Lucy’s Letters: are illustrations I created for Alphabet Dreams, a children’s bedtime alphabet book that awaits the right publisher. Mrs. Grossman’s Paper Co published “Lucy’s Letters” as stickers, and I make related products such as cards, bookmarks and name pictures in my studio.
fantasy Shoes: My
tiny shoes of polymer clay, intricately painted with nail polishes and
pearlescent acrylic inks, were originally inspired by imaginary characters from
the Land of Oz, but they have since gone in ever more fanciful directions. They
were featured on HGTV’s Crafters Coast to Coast program in 2005.
Beaded Jewelry: Once, when I was frustrated that all my art supplies were still packed from a recent move, I spotted a fabulous array of colorful glass seed beads in a store window. I bought a basic instruction booklet, a few supplies, and I was on my way. Since I was determined to create a coral reef necklace, I moved on to more advanced stitches and original designs. Now I make beaded jewelry for sale - and to go with every outfit I own.
Watercolor: I begin with research on my chosen subject. This takes a few
days to a few weeks. Once I know exactly which creatures/plants I want to
include, I make several sketches to work out the basic design. After my
watercolor paper is soaked, stretched and dried, I do a very light pencil
drawing on it to show placement and shapes. Finally, I begin to actually paint,
slowly bringing all the different elements to the same level of detail. I use
several different watercolor techniques to obtain the effects I’m after. Most
often, I work wet-in-wet within small, well-defined areas.
Pastels: I use pastels when I want intense, saturated
color without minute detail. I start with a light pastel sketch on dry
watercolor paper. Working dark to light (opposite of watercolor), I rub the
pigment in well over the entire sheet. I use enough pastel layers to completely
fill the tooth of the paper, leaving no white areas.
Water Media Abstracts: These
paintings are not planned out in advance. Working by intuition, I spend a great
deal of time just sitting and looking at a piece in progress before adding the
next element. I begin by dampening and tinting the stretched watercolor paper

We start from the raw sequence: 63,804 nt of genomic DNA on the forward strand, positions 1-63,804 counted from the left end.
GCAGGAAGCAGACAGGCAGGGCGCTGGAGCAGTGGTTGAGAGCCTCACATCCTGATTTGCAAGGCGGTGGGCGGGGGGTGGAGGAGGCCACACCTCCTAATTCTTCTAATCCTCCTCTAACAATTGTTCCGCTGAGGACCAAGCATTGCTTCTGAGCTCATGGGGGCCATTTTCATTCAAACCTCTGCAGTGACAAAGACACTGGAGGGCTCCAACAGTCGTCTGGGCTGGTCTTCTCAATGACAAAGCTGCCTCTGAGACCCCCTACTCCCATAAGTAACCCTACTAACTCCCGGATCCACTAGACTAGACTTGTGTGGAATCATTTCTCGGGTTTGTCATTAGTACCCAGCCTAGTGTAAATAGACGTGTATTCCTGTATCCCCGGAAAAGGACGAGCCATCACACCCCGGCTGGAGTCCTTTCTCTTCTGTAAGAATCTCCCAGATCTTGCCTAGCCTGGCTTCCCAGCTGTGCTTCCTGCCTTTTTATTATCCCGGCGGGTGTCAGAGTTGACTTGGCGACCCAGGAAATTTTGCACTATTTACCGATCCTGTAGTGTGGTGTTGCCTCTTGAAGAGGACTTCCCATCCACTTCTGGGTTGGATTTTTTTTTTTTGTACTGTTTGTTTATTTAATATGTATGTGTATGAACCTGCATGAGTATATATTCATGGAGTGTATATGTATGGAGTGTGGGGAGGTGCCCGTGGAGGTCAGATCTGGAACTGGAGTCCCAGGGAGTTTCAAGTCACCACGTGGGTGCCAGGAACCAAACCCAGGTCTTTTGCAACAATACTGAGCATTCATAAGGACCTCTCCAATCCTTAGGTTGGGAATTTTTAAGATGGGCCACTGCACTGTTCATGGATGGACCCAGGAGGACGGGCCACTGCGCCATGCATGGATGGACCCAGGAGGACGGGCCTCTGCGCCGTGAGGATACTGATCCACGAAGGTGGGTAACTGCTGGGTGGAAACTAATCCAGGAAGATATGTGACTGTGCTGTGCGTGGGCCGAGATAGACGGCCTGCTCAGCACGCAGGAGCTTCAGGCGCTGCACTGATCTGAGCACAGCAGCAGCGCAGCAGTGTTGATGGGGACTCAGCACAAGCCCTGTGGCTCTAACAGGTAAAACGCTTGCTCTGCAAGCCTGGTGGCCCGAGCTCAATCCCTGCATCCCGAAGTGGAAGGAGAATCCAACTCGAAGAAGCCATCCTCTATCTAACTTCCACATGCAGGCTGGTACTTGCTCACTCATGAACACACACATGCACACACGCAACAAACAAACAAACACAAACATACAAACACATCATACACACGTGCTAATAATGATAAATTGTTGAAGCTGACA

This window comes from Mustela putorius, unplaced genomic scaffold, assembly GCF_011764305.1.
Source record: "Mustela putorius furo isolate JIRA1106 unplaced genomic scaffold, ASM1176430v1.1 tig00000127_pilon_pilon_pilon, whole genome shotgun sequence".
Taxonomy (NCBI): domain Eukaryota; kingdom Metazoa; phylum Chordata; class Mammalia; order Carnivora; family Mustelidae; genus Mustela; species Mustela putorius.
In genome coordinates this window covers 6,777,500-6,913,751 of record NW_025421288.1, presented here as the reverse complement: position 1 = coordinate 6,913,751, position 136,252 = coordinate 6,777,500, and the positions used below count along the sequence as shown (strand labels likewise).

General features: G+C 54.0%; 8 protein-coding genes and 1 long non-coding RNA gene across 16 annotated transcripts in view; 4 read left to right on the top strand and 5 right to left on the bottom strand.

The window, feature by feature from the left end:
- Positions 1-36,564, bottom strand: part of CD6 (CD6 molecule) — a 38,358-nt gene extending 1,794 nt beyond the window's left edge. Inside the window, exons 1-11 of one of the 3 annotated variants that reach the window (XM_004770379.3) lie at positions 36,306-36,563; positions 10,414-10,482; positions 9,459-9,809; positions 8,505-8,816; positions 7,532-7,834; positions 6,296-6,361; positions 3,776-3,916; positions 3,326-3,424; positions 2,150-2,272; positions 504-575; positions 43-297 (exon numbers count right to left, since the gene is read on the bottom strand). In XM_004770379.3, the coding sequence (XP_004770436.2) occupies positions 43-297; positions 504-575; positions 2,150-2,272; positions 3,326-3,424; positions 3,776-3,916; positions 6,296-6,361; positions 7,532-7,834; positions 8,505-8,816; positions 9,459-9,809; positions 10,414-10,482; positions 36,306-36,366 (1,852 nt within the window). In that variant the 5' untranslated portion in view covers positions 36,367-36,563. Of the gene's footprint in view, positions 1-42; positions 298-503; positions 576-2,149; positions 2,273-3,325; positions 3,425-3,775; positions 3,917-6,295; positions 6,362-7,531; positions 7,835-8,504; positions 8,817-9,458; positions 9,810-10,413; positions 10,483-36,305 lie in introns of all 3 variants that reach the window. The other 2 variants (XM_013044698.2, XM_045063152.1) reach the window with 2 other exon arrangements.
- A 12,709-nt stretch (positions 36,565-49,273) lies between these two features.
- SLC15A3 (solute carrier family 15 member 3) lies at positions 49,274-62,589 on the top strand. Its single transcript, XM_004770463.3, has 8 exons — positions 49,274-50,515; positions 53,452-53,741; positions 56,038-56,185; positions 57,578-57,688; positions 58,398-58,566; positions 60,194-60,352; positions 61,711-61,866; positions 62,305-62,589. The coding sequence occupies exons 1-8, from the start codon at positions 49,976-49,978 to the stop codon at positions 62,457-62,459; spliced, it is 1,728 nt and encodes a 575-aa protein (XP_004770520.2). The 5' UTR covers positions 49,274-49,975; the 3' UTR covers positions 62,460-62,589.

with two or three washes in basic primary colors. Later, using a large brush, I
sweep plain water onto a portion of the dried surface. I drip, pour or spatter
colors, which interact within the wet area. It is necessary to allow the paper
to dry between each application of paint. Since I use so many layers of
watercolor, acrylic ink (and, sometimes, bronze powders from my grandmother's
art cabinet), this process takes many days. Glimpses of the original light wash
and portions of each successive layer are still visible, adding depth to the
Beaded Jewelry: I weave and string glass seed beads, freshwater pearls, and semi-precious stones. Without using a loom, each item is stitched by hand using a long, slender beading needle and thread. Each piece is an original design.
Lucy began making art when she was just a toddler, and has continued ever since. Born in 1954, she was raised in California. She earned a BA with Honors in Biology from the University of California at Santa Cruz. Her art career began with her needlepoint business: Designs by Lucy, which had nation-wide distribution for over 12 years. Since she began exhibiting fine art, Lucy has received 19 awards, had 25 solo exhibitions, been accepted into over 125 juried shows, and been invited to jury numerous art shows. Cedco Publishing, Corwin Press, Mrs. Grossman’s Paper Co, Reader’s Digest, Sage Publications, Red Hen Press, Quarto Publishing, Step By Step Beads, Carlina Calendars, and WholesalersUSAInc have published art by Lucy Arnold. Her work has also been featured on HGTV. She recently completed illustrations for a children’s alphabet book. Travel destinations that have inspired Lucy include the Amazon Jungle, the Galapagos Islands, Turkey, Greece, East Africa, Machu Picchu, and Hawaii. Lucy has been married for twenty-five years and has two grown children. She and her family moved back to California in 1993, after spending ten years in New York.